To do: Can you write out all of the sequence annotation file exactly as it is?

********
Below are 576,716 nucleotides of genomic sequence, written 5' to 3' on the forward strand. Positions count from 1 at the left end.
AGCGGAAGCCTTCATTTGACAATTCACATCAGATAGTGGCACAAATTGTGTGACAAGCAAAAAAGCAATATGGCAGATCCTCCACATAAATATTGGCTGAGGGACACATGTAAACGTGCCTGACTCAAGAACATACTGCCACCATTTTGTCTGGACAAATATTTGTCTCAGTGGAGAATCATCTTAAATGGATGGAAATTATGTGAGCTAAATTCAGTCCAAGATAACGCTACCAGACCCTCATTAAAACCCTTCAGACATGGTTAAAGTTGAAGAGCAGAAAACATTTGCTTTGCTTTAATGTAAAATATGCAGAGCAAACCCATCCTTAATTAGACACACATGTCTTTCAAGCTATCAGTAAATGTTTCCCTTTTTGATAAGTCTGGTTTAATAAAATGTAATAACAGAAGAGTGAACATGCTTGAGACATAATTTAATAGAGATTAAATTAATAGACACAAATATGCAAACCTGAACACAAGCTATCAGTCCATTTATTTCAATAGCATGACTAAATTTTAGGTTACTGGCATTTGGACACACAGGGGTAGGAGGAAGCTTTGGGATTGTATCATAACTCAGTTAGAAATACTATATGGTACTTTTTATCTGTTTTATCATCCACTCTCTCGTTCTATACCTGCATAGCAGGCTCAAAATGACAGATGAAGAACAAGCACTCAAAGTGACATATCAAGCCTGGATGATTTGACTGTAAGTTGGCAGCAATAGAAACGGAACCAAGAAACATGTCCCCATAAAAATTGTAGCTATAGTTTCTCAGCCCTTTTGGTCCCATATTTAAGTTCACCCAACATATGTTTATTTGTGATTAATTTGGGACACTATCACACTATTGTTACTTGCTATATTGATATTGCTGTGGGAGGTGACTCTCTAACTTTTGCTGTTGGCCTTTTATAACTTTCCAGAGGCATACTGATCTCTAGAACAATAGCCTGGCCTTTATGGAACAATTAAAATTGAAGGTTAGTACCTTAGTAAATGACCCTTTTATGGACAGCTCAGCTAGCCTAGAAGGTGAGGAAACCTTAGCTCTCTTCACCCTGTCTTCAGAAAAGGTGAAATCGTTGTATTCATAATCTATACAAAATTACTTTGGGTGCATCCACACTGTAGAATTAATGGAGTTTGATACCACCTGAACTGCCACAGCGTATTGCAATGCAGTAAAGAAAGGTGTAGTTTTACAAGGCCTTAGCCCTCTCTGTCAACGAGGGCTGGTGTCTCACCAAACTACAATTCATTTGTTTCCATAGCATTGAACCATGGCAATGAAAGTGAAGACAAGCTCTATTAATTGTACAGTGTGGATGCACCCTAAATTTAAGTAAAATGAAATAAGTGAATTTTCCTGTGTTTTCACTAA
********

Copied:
Below are 576,716 nucleotides of genomic sequence, written 5' to 3' on the forward strand. Positions count from 1 at the left end.
AGCGGAAGCCTTCATTTGACAATTCACATCAGATAGTGGCACAAATTGTGTGACAAGCAAAAAAGCAATATGGCAGATCCTCCACATAAATATTGGCTGAGGGACACATGTAAACGTGCCTGACTCAAGAACATACTGCCACCATTTTGTCTGGACAAATATTTGTCTCAGTGGAGAATCATCTTAAATGGATGGAAATTATGTGAGCTAAATTCAGTCCAAGATAACGCTACCAGACCCTCATTAAAACCCTTCAGACATGGTTAAAGTTGAAGAGCAGAAAACATTTGCTTTGCTTTAATGTAAAATATGCAGAGCAAACCCATCCTTAATTAGACACACATGTCTTTCAAGCTATCAGTAAATGTTTCCCTTTTTGATAAGTCTGGTTTAATAAAATGTAATAACAGAAGAGTGAACATGCTTGAGACATAATTTAATAGAGATTAAATTAATAGACACAAATATGCAAACCTGAACACAAGCTATCAGTCCATTTATTTCAATAGCATGACTAAATTTTAGGTTACTGGCATTTGGACACACAGGGGTAGGAGGAAGCTTTGGGATTGTATCATAACTCAGTTAGAAATACTATATGGTACTTTTTATCTGTTTTATCATCCACTCTCTCGTTCTATACCTGCATAGCAGGCTCAAAATGACAGATGAAGAACAAGCACTCAAAGTGACATATCAAGCCTGGATGATTTGACTGTAAGTTGGCAGCAATAGAAACGGAACCAAGAAACATGTCCCCATAAAAATTGTAGCTATAGTTTCTCAGCCCTTTTGGTCCCATATTTAAGTTCACCCAACATATGTTTATTTGTGATTAATTTGGGACACTATCACACTATTGTTACTTGCTATATTGATATTGCTGTGGGAGGTGACTCTCTAACTTTTGCTGTTGGCCTTTTATAACTTTCCAGAGGCATACTGATCTCTAGAACAATAGCCTGGCCTTTATGGAACAATTAAAATTGAAGGTTAGTACCTTAGTAAATGACCCTTTTATGGACAGCTCAGCTAGCCTAGAAGGTGAGGAAACCTTAGCTCTCTTCACCCTGTCTTCAGAAAAGGTGAAATCGTTGTATTCATAATCTATACAAAATTACTTTGGGTGCATCCACACTGTAGAATTAATGGAGTTTGATACCACCTGAACTGCCACAGCGTATTGCAATGCAGTAAAGAAAGGTGTAGTTTTACAAGGCCTTAGCCCTCTCTGTCAACGAGGGCTGGTGTCTCACCAAACTACAATTCATTTGTTTCCATAGCATTGAACCATGGCAATGAAAGTGAAGACAAGCTCTATTAATTGTACAGTGTGGATGCACCCTAAATTTAAGTAAAATGAAATAAGTGAATTTTCCTGTGTTTTCACTAA